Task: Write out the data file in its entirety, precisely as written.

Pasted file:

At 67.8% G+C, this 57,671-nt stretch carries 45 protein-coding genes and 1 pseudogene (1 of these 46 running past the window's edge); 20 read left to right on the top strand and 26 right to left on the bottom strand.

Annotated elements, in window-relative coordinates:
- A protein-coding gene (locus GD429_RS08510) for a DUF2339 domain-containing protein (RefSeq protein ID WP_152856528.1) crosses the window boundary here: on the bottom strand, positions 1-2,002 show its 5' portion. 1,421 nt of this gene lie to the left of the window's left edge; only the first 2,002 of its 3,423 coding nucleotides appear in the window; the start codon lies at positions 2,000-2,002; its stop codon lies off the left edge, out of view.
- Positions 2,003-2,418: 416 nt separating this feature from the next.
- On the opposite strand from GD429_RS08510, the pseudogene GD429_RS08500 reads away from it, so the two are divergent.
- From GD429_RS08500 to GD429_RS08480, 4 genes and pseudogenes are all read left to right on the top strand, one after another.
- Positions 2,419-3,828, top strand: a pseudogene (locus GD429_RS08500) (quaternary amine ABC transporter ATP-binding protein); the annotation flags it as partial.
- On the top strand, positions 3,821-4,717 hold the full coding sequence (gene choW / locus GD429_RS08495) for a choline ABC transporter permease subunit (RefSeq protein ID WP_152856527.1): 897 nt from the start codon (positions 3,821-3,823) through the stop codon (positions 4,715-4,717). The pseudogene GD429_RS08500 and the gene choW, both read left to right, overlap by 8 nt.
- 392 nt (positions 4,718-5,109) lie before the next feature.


At 67.8% G+C, this 57,671-nt stretch carries 45 protein-coding genes and 1 pseudogene (1 of these 46 running past the window's edge); 20 read left to right on the top strand and 26 right to left on the bottom strand.

Annotated elements, in window-relative coordinates:
- A protein-coding gene (locus GD429_RS08510) for a DUF2339 domain-containing protein (RefSeq protein ID WP_152856528.1) crosses the window boundary here: on the bottom strand, positions 1-2,002 show its 5' portion. 1,421 nt of this gene lie to the left of the window's left edge; only the first 2,002 of its 3,423 coding nucleotides appear in the window; the start codon lies at positions 2,000-2,002; its stop codon lies off the left edge, out of view.
- Positions 2,003-2,418: 416 nt separating this feature from the next.
- On the opposite strand from GD429_RS08510, the pseudogene GD429_RS08500 reads away from it, so the two are divergent.
- From GD429_RS08500 to GD429_RS08480, 4 genes and pseudogenes are all read left to right on the top strand, one after another.
- Positions 2,419-3,828, top strand: a pseudogene (locus GD429_RS08500) (quaternary amine ABC transporter ATP-binding protein); the annotation flags it as partial.
- On the top strand, positions 3,821-4,717 hold the full coding sequence (gene choW / locus GD429_RS08495) for a choline ABC transporter permease subunit (RefSeq protein ID WP_152856527.1): 897 nt from the start codon (positions 3,821-3,823) through the stop codon (positions 4,715-4,717). The pseudogene GD429_RS08500 and the gene choW, both read left to right, overlap by 8 nt.
- 392 nt (positions 4,718-5,109) lie before the next feature.